There is a beautiful story told about Howard Kelley who was a world renowned doctor and chief surgeon at Johns Hopkins Hospital in Baltimore. One summer, while he was in medical school, Kelly tried to earn money for the following school year by selling books door to door. On a particularly hot day, he stopped at a farmhouse and asked for a class of water. Unlike many people who were anything but hospitable, the girl who came to the door was gracious, kind and caring. Rather than a glass of water, she offered him a cold glass of milk, which Kelley liked and enjoyed.
Years later, after ascending to the heights of his profession at Johns Hopkins, Kelley operated on a woman for a poor farming area. The operation saved her life and she was quickly able to return home. As the woman was preparing to go home, she received some very unexpected news. All of the costs for her procedure had been taken care of. For you see, somewhere along the way, Kelley realized that the woman had once been the farm girl who showed him love, hospitality and compassion when was a poor college student who had nothing. In turn, he simply scribbled a note on the itemized bill that read “paid in full with one glass of milk”.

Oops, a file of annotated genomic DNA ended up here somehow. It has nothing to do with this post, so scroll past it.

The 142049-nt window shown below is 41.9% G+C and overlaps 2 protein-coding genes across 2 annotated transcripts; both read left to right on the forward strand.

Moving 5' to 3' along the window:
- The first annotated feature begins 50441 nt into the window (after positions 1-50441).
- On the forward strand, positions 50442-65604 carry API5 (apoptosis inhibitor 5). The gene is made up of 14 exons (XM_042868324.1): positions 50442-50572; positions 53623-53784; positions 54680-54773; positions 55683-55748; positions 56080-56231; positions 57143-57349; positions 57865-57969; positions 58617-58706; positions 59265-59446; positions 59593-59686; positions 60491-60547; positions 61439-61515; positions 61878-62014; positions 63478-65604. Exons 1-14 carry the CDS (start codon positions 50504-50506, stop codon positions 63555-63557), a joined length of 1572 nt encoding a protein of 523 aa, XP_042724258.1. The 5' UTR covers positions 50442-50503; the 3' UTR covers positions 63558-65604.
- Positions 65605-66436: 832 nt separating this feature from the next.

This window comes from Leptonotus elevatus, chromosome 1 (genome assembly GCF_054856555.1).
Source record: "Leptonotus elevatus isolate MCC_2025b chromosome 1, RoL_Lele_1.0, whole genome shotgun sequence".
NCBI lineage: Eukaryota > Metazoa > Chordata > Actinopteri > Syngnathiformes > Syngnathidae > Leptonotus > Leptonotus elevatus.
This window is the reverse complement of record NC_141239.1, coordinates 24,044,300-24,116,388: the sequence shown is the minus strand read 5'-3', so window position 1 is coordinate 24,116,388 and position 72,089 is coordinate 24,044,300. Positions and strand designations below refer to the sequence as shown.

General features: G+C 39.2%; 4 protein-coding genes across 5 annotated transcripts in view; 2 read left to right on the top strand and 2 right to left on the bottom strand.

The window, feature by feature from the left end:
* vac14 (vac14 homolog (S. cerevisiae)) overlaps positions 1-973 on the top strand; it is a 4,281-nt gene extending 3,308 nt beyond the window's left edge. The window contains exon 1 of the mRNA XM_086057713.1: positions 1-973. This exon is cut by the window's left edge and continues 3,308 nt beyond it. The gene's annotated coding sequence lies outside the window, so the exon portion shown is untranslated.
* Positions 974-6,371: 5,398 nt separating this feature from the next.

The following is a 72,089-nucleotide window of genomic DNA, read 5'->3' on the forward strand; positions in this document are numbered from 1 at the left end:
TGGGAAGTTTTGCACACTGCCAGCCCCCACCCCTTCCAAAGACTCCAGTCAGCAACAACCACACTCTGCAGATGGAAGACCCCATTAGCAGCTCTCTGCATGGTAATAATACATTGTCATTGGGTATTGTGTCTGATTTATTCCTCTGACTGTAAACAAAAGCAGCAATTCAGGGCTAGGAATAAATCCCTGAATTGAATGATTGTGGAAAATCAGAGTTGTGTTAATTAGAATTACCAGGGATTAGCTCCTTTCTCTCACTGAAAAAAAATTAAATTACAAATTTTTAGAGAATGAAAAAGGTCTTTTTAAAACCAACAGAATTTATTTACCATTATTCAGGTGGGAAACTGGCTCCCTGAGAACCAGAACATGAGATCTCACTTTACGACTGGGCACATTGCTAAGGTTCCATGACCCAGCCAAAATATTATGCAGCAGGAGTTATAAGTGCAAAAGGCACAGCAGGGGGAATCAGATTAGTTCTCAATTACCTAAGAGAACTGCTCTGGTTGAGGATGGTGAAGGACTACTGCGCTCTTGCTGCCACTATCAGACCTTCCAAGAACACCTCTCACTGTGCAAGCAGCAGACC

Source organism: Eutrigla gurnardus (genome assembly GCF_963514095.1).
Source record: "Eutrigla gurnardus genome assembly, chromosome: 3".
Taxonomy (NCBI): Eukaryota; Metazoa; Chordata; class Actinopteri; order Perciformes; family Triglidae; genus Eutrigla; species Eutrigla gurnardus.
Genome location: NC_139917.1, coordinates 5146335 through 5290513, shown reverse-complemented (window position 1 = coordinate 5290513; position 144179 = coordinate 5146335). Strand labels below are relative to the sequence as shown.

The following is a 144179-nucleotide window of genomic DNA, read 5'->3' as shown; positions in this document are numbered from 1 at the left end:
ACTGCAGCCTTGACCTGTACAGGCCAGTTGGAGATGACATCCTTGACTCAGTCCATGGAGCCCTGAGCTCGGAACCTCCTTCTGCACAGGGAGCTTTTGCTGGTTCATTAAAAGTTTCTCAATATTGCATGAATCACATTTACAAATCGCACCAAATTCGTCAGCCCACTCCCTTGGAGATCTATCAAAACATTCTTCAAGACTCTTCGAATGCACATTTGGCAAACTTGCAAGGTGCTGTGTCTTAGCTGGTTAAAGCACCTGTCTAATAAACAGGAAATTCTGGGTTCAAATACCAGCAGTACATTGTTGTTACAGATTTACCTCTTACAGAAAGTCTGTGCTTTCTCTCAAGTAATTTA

Sometimes it is our job to care for, love and minister to others. Sometimes, it is our job to allow others to care for and minister to us. For you see, being a leader means recognizing that leadership means both helping and being helped for we all desperately need to do both. This is the Jesus way. If you don’t believe me, at least believe the gospels, for this is the story they tell and the example they set for us. Amen.